Review: "X-Men: First Class" (with updated Marvel movie rankings)

Going into "X-Men: First Class", my expectations could not have been lower. It wasn't as if I was expecting a disappointing movie, or a movie that was bad by X-Men standards. No, I was expecting a flat-out BAD movie, and when the initial reviews came in positive, I actually lowered my expectations further, thinking I wouldn't like what the critics had liked.

So color me surprised that "X-Men: First Class" was a good movie. Not just "better than expected" or "not disappointing", but legitimately good.

The title -- and the teaser poster shown to the left -- is somewhat misleading, because this movie doesn't head to Xavier's School for Gifted Youngsters until the very last moments. Its instead something of an origin story for "X-Men", if not for the individual characters. The two characters who are most hashed out from an "origin" perspective are Xavier and Magneto, who carry the movie.

Things start off a little slow, with Xavier and Mystique's early years coinciding with Magneto's training at the hands of the Nazis followed by his one-man revenge tour. Things start to pick up once Xavier and Mystique join forces with the CIA to stop the Hellfire Club, a group of mutants helmed by the same man -- Sebastian Shaw -- who'd killed Magneto's mother in front of him earlier in the movie. That bit of coincidence leads to Xavier and Magneto teaming up, complete with a fun "putting the team together" montage, and from that point forward, the movie really shines, balancing big action setpieces with more subtle character development.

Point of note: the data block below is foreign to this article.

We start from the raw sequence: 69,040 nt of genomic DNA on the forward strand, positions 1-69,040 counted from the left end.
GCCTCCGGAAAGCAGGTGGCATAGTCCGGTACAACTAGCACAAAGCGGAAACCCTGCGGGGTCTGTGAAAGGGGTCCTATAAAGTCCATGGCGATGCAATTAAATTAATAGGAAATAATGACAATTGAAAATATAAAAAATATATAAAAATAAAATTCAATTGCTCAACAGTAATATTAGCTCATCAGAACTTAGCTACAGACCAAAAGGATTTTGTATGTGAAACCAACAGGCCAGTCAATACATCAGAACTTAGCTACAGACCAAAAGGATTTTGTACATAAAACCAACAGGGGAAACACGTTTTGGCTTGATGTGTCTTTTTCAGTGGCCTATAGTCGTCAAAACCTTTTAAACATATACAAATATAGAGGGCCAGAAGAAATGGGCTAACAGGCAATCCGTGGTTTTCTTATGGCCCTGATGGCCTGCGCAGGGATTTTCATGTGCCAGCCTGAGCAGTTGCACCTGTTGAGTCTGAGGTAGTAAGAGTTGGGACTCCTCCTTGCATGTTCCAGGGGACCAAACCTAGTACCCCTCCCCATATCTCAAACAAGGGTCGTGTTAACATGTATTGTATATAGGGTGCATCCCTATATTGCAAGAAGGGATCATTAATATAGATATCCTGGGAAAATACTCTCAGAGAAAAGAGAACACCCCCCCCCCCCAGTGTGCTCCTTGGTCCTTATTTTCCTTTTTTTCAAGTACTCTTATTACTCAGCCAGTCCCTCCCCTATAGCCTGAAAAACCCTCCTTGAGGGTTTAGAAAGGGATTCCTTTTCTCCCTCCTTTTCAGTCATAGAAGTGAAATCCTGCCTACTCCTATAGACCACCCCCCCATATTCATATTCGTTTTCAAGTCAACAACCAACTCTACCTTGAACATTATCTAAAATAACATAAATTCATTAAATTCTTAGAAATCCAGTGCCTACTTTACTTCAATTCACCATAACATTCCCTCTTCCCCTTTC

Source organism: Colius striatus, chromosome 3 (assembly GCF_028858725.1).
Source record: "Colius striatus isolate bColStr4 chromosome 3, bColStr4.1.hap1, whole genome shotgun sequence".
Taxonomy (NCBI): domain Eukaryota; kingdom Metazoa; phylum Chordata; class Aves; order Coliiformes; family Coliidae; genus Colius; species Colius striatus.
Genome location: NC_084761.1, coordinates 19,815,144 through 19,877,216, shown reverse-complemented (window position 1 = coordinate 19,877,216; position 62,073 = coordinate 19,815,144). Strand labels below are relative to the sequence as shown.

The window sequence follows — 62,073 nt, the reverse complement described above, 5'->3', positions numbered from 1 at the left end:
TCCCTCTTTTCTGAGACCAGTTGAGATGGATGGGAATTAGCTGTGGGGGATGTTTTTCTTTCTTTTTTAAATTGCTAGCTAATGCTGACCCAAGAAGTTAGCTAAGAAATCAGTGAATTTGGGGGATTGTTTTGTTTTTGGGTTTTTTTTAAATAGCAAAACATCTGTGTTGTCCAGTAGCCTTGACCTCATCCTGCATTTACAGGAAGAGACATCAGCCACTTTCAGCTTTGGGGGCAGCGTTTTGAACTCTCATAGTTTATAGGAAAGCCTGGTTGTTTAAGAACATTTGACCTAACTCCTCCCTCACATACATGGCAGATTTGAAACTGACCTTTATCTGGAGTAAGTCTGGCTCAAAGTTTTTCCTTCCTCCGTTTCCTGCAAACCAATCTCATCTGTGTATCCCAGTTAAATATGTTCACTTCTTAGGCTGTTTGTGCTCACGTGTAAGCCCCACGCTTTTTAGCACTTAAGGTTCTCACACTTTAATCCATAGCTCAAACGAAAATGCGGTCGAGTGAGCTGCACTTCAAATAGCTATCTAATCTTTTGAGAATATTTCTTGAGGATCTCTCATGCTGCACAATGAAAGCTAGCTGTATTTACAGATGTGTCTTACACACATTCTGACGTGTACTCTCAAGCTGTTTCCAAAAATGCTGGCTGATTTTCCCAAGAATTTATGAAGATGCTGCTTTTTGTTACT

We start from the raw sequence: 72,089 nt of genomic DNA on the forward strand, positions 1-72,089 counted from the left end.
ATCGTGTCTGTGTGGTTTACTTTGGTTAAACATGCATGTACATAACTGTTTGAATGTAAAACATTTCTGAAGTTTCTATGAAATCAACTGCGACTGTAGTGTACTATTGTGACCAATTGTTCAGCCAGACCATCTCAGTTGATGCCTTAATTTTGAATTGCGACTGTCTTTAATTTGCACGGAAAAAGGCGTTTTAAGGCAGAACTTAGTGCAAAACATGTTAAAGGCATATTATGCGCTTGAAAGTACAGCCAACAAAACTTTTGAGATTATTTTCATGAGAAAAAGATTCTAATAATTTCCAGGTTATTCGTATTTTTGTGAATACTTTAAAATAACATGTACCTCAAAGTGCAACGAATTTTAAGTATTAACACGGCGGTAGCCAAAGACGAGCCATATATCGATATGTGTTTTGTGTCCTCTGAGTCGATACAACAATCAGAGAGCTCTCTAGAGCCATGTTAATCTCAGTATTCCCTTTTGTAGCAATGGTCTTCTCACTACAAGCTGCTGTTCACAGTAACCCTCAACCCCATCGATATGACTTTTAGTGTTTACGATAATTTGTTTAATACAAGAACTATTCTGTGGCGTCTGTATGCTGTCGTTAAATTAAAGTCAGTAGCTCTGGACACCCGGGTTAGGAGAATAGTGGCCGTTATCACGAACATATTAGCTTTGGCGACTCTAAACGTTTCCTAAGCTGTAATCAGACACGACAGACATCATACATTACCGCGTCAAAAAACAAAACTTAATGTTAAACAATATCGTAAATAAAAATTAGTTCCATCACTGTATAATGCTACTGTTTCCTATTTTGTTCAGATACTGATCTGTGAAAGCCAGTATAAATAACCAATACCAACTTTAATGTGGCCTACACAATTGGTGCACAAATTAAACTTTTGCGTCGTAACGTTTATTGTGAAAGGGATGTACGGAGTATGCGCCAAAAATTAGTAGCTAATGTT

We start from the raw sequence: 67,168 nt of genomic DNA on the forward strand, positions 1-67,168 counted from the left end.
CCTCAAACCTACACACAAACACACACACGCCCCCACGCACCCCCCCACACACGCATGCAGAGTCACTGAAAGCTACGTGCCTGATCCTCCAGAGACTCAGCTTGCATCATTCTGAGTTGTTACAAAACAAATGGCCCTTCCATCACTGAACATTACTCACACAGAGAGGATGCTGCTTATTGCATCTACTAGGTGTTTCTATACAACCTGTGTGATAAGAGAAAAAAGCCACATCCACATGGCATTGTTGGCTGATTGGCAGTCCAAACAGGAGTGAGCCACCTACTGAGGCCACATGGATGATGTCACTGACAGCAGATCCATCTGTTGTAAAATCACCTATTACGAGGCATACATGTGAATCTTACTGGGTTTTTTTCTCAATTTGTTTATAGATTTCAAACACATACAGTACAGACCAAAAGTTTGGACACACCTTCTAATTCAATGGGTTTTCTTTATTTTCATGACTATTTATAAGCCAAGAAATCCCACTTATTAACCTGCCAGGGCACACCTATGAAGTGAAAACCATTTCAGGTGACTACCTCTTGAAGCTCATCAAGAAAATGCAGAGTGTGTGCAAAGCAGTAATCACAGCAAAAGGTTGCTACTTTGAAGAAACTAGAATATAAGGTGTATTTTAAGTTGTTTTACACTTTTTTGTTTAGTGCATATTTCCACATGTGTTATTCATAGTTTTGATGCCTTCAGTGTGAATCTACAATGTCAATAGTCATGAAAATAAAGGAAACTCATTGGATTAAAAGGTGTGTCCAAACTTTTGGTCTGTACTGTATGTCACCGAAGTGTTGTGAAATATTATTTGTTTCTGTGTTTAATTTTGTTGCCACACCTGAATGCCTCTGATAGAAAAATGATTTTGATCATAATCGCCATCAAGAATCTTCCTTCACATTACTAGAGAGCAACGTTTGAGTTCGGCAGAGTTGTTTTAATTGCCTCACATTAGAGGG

There are plenty of times where the comic book fan in you (or in me) is going to see something happen in the movie and say "that's not how it's supposed to happen" or "that doesn't match up with the first X-Men movies", but those moments are relatively minor in comparison with the moments that make you say "wow, that was awesome."

Most of the awesomeness comes from James McAvoy (Xavier) and Michael Fassbender (Magneto), who really bring their characters to life. McAvoy's Xavier is different from any we've seen before on screen, but over the course of the movie you can see how he grows into the Professor X we now know. Fassbender does a much better job channeling his predecessor in his role, though to be fair, his character motivations are much more well defined from the beginning. There are moments where you can see the character trying to embrace what little good is left in him, but he always acknowledges what his real mission -- first killing Shaw, then establishing mutant superiority -- really is.

Leaving the theater, I felt there were only two things that didn't really work in the movie. The first was Shaw's manipulation of both sides in the Cuban Missile Crisis; it just felt convoluted and while they gave a brief shot of what his endgame was, it seemed like he was going about it in the most difficult way possible. Still "overly complicated evil plan" is pretty much a staple for comic book movies, so I'll let that slide.